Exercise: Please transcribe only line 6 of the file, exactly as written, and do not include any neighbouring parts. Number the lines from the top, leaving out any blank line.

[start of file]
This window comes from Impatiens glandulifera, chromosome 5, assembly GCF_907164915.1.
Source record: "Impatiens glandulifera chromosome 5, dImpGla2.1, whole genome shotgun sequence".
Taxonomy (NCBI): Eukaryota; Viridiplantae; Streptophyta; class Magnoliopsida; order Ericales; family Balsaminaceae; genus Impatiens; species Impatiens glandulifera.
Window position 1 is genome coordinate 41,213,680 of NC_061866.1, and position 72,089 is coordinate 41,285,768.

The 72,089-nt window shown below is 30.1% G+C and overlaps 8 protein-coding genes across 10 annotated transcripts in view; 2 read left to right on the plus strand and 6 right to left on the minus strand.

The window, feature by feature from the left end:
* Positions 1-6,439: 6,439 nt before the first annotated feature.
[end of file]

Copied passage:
The window, feature by feature from the left end: